One of the goals of the SDL Tridion Reference Implementation (TRI) is to provide an example web application for which ASP.NET MVC application developers can develop functionality without deep understanding of the underlying CMS. A key difference between a ‘classic’ MVC app and a CMS managed one is how URLs are managed and the impact this has on routing requests to controllers. In this article I dig into the mechanism used in the TRI to explain how it fits together.
Recently I’ve been performing some post-launch improvements to a DD4T site for a client. A number of their requests have been along the lines of improving screen element <x> on page <y>.
The project is reasonably large with the website being comprised from a couple of hundred abstract MVC views. A good amount of nested, view re-use, with nice generic css classes has actually been a detriment when it comes to tracking down exactly which view screen element <x> originates from.
Occasionally you find a view that includes some ‘start’ and ‘end’ comments in the output.
<!-- Start View: Example --> View contents go here... <!-- End View: Example -->
If you hadn’t noticed, SDL Web released a new product recently: Contextual Image Delivery, which in short enables you to resize, crop, trim and convert formats for images. I thought I would see how easy it was to set up in an ASP.NET MVC environment, and it went pretty well, but there are a few subtleties Continue reading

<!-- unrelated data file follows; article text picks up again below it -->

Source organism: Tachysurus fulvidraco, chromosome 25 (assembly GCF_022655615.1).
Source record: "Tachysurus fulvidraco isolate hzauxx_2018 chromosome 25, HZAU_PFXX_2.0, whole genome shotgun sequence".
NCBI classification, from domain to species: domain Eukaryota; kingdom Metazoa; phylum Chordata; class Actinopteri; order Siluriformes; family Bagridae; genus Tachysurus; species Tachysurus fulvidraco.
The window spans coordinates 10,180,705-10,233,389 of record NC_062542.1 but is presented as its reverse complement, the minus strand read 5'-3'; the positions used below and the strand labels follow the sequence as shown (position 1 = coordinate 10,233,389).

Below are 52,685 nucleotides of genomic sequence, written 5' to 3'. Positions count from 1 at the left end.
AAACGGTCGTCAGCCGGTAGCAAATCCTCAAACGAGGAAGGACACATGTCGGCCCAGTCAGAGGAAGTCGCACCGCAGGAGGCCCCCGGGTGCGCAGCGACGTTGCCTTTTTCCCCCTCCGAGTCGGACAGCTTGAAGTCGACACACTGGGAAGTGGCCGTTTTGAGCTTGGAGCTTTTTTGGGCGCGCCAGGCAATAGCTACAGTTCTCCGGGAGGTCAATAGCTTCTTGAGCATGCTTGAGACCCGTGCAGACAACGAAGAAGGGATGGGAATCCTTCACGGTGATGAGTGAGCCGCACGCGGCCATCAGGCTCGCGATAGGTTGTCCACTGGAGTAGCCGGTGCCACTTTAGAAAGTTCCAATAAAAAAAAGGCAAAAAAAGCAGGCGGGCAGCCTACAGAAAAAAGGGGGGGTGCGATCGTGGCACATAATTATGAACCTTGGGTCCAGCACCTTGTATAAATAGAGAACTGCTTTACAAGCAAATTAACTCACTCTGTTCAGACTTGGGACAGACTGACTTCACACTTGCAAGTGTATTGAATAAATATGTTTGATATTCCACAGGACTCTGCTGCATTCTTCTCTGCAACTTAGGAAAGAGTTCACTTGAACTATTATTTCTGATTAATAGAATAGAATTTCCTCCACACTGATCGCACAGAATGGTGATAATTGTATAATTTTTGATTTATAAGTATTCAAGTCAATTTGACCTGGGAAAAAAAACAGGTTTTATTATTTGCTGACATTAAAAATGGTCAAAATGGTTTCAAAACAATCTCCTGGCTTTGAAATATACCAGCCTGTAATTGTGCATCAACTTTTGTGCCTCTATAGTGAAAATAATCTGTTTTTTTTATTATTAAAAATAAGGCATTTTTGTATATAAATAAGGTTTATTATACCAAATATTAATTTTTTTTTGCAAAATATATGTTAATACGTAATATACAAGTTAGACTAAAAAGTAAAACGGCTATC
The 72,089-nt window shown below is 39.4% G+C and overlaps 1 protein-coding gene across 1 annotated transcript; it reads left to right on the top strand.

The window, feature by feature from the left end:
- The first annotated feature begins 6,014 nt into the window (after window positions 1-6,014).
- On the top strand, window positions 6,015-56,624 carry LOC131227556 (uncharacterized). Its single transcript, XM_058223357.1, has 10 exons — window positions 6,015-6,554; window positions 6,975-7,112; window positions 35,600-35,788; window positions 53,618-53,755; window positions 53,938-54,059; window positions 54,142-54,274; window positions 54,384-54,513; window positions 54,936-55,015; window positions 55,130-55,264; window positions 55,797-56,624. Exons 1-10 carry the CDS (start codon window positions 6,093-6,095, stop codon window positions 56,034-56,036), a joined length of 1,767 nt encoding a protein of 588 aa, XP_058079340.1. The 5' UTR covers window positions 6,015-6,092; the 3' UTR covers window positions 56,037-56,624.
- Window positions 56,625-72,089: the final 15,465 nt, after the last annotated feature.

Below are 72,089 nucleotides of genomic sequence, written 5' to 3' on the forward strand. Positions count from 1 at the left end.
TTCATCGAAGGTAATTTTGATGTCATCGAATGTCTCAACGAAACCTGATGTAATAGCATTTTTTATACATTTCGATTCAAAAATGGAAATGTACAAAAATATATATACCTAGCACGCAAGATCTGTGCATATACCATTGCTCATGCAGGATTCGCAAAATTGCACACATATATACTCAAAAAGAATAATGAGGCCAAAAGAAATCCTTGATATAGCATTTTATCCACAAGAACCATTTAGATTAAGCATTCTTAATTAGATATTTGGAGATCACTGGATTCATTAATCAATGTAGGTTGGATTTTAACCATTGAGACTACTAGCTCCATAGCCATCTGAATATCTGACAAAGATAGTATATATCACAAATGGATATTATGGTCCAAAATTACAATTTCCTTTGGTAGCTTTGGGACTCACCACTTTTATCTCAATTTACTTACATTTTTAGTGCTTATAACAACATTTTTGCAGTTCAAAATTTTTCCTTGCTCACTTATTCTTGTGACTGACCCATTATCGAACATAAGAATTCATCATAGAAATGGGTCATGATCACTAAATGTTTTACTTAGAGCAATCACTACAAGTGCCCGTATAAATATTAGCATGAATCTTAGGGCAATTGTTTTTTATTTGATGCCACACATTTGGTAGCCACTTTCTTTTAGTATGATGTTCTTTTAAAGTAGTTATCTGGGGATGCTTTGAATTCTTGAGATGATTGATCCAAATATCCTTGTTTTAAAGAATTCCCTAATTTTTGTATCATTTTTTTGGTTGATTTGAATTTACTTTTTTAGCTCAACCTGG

Most implementations I have worked on have sections of the website which consist of some kind of listing, which links through to pages containing detailed content. The details pages themselves contain a single ‘Full Article’ component presentation, and are often auto-created and published using the event system. As such, the pages do not really serve any purpose other than providing a definition of the url for an article.
This article shows an alternative approach to get rid of pages for a certain section of your site and use the features of ASP.NET MVC to show content without losing ‘real’ urls